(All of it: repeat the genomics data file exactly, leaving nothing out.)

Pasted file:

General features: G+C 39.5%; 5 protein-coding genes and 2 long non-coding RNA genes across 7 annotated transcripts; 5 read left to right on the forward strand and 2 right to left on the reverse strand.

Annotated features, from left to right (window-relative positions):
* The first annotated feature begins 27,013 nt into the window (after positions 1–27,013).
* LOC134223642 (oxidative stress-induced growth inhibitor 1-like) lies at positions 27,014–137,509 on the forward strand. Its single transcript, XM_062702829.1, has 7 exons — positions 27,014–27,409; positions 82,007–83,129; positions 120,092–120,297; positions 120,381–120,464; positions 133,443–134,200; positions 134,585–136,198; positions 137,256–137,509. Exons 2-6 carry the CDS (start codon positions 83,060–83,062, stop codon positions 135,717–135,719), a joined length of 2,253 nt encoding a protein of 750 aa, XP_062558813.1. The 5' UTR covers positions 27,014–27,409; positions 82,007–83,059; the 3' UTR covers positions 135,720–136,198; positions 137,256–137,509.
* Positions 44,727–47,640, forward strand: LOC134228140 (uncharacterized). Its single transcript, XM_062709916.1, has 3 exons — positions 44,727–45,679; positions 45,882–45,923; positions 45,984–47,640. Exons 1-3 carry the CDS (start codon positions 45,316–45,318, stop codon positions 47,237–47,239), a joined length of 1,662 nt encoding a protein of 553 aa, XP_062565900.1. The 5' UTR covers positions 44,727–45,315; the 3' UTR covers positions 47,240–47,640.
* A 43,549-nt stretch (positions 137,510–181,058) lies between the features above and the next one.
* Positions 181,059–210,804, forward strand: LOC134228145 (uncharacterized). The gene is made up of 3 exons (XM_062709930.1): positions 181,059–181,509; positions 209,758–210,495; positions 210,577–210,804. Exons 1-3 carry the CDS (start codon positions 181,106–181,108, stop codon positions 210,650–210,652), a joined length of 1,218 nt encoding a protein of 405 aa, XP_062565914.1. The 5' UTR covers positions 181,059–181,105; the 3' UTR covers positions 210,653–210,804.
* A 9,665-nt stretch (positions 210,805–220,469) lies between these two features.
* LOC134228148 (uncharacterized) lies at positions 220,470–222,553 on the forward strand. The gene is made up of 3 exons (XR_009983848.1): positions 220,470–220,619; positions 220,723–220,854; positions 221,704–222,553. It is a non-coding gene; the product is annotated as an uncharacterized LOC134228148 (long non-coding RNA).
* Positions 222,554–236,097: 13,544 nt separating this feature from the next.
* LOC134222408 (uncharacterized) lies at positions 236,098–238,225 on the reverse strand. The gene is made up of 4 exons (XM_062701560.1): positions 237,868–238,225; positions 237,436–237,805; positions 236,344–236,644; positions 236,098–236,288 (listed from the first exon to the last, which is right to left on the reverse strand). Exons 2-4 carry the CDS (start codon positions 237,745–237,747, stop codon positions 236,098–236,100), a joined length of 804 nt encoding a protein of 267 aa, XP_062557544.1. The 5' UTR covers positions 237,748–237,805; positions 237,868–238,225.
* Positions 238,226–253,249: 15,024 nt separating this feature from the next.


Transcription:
General features: G+C 39.5%; 5 protein-coding genes and 2 long non-coding RNA genes across 7 annotated transcripts; 5 read left to right on the forward strand and 2 right to left on the reverse strand.

Annotated features, from left to right (window-relative positions):
* The first annotated feature begins 27,013 nt into the window (after positions 1–27,013).
* LOC134223642 (oxidative stress-induced growth inhibitor 1-like) lies at positions 27,014–137,509 on the forward strand. Its single transcript, XM_062702829.1, has 7 exons — positions 27,014–27,409; positions 82,007–83,129; positions 120,092–120,297; positions 120,381–120,464; positions 133,443–134,200; positions 134,585–136,198; positions 137,256–137,509. Exons 2-6 carry the CDS (start codon positions 83,060–83,062, stop codon positions 135,717–135,719), a joined length of 2,253 nt encoding a protein of 750 aa, XP_062558813.1. The 5' UTR covers positions 27,014–27,409; positions 82,007–83,059; the 3' UTR covers positions 135,720–136,198; positions 137,256–137,509.
* Positions 44,727–47,640, forward strand: LOC134228140 (uncharacterized). Its single transcript, XM_062709916.1, has 3 exons — positions 44,727–45,679; positions 45,882–45,923; positions 45,984–47,640. Exons 1-3 carry the CDS (start codon positions 45,316–45,318, stop codon positions 47,237–47,239), a joined length of 1,662 nt encoding a protein of 553 aa, XP_062565900.1. The 5' UTR covers positions 44,727–45,315; the 3' UTR covers positions 47,240–47,640.
* A 43,549-nt stretch (positions 137,510–181,058) lies between the features above and the next one.
* Positions 181,059–210,804, forward strand: LOC134228145 (uncharacterized). The gene is made up of 3 exons (XM_062709930.1): positions 181,059–181,509; positions 209,758–210,495; positions 210,577–210,804. Exons 1-3 carry the CDS (start codon positions 181,106–181,108, stop codon positions 210,650–210,652), a joined length of 1,218 nt encoding a protein of 405 aa, XP_062565914.1. The 5' UTR covers positions 181,059–181,105; the 3' UTR covers positions 210,653–210,804.
* A 9,665-nt stretch (positions 210,805–220,469) lies between these two features.
* LOC134228148 (uncharacterized) lies at positions 220,470–222,553 on the forward strand. The gene is made up of 3 exons (XR_009983848.1): positions 220,470–220,619; positions 220,723–220,854; positions 221,704–222,553. It is a non-coding gene; the product is annotated as an uncharacterized LOC134228148 (long non-coding RNA).
* Positions 222,554–236,097: 13,544 nt separating this feature from the next.
* LOC134222408 (uncharacterized) lies at positions 236,098–238,225 on the reverse strand. The gene is made up of 4 exons (XM_062701560.1): positions 237,868–238,225; positions 237,436–237,805; positions 236,344–236,644; positions 236,098–236,288 (listed from the first exon to the last, which is right to left on the reverse strand). Exons 2-4 carry the CDS (start codon positions 237,745–237,747, stop codon positions 236,098–236,100), a joined length of 804 nt encoding a protein of 267 aa, XP_062557544.1. The 5' UTR covers positions 237,748–237,805; positions 237,868–238,225.
* Positions 238,226–253,249: 15,024 nt separating this feature from the next.